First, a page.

Serving the scholastic field hockey and lacrosse community since 1998

Apr. 24, 2015 — A new era

Over the last 20 years, American field hockey has made a near-total transformation. Its Division I universities universally play on water-based turf. Many Division II and III schools, and most of your top scholastic programs, are playing on either water-based or rubber-based competition surfaces rather than grass.

But the 2015 season opens a new era in terms of turf adoption. Opening this season are not one, but two on-campus water-based hockey-specific turf pitches.

One is at Norfolk (Va.) Academy, the home of the defending VISAA champions, while the other is at St. Louis Villa Duchesne (Mo.).

The latter project is a product of the tradition that is Villa Duchesne (winners of nine postseason championships since 1982), plus some of the big ideas borne of Gateway Field Hockey Club Director and Villa Duchesne head coach Kate (O’Connell) Graft and her mother, Kelly Yates.

Yates, the founder and director of Gateway, has put together the largest invitational scholastic field hockey event in the United States, regularly attracting about 50 teams from across the country every Labor Day Weekend. She also helped launch the Gateway Sports Center in Chesterfield, Mo. just west of town, an indoor clubhouse that is about 12,000 square feet and serves as a home base for Gateway’s indoor team.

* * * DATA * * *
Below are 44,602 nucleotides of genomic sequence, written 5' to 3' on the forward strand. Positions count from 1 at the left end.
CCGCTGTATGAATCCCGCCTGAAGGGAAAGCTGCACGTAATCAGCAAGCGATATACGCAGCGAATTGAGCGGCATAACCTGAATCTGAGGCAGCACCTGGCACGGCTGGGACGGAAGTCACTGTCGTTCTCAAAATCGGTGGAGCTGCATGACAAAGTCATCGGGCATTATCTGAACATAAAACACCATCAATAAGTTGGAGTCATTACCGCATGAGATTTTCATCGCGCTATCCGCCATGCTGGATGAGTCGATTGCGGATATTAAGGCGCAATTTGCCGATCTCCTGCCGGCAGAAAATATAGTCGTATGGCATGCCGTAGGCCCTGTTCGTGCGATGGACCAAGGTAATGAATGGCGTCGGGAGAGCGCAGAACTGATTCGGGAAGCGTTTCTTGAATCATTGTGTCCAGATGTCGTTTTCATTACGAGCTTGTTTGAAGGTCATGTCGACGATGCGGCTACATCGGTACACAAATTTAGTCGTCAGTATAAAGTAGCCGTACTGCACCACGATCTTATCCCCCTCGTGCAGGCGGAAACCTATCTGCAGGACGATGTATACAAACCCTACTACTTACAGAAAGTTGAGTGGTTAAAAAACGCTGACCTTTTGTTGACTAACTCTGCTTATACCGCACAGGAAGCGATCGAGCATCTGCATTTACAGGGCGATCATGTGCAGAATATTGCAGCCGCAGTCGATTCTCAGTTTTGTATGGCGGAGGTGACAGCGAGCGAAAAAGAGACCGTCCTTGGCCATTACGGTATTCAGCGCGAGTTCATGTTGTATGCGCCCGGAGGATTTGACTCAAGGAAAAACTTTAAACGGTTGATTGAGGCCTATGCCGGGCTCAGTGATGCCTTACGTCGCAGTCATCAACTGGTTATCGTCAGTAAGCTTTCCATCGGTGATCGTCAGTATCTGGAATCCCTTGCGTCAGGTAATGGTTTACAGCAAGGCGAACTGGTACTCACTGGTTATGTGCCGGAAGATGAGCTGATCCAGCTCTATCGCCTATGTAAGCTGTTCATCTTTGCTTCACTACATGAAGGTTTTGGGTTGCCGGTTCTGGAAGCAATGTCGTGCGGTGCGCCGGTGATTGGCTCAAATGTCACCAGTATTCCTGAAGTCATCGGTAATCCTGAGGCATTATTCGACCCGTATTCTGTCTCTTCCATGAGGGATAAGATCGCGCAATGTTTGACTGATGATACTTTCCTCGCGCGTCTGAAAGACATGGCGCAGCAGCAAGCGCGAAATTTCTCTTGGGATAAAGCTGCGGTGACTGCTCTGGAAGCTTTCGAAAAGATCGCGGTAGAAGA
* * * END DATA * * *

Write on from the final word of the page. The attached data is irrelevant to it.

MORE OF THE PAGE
Needless to say, when the time came to fund the construction of the new turf at Condie Field, Graft and the Villa Duchesne administration dreamed big. Starting with a half-million donation, the school’s alumni/ae and parents raised more than $700,000 for the pitch and watering system. The facilityhad its ribbon-cutting ceremony a bit more than a week ago. The Saints will take on Graft’s alma mater, St. Louis Lafayette (Va.), in two days to open their home schedule.

A few hundred miles to the east, a similar effort has been taking place at the oldest private school in Virginia, Norfolk Academy. The school has been around since 1728 — before the Declaration of Independence. And its athletic department has been just as aggressive in providing a water-based competition surface.

The turf, lined for field hockey and women’s lacrosse, is already in place, ready for the Oaks’ home opener Sept. 1 against Virginia Beach Kellam (Va.). After that, however, is a Murderer’s Row of opponents the next 10 days. Norfolk Academy will take on Virginia Beach First Colonial (Va.) on Sept. 4, Virginia Beach Frank W. Cox (Va.) on Sept. 7, and Yorktown Tabb (Va.) on Sept. 11.

I’m supremely impressed with how both of these schools have executed their plans. There have been impressive installations of artificial grass benefitting field hockey programs from San Diego Serra (Calif.) to Oakton (Va.) to Greenwich (Conn.) Academy.

But water-based facilities are certainly a new idea. And when it comes to cash-strapped public schools, especially ones located in drought-affected areas, I think it is going to be a difficult sell for most of rest of the approximately 1,940 schools in the U.S. that have field hockey as a varsity sport. That is no reason, however, not to celebrate Norfolk Academy and Villa Duchesne for bringing their projects to completion.

Which is something you can’t say about the athletic department at the University of California, Berkeley.


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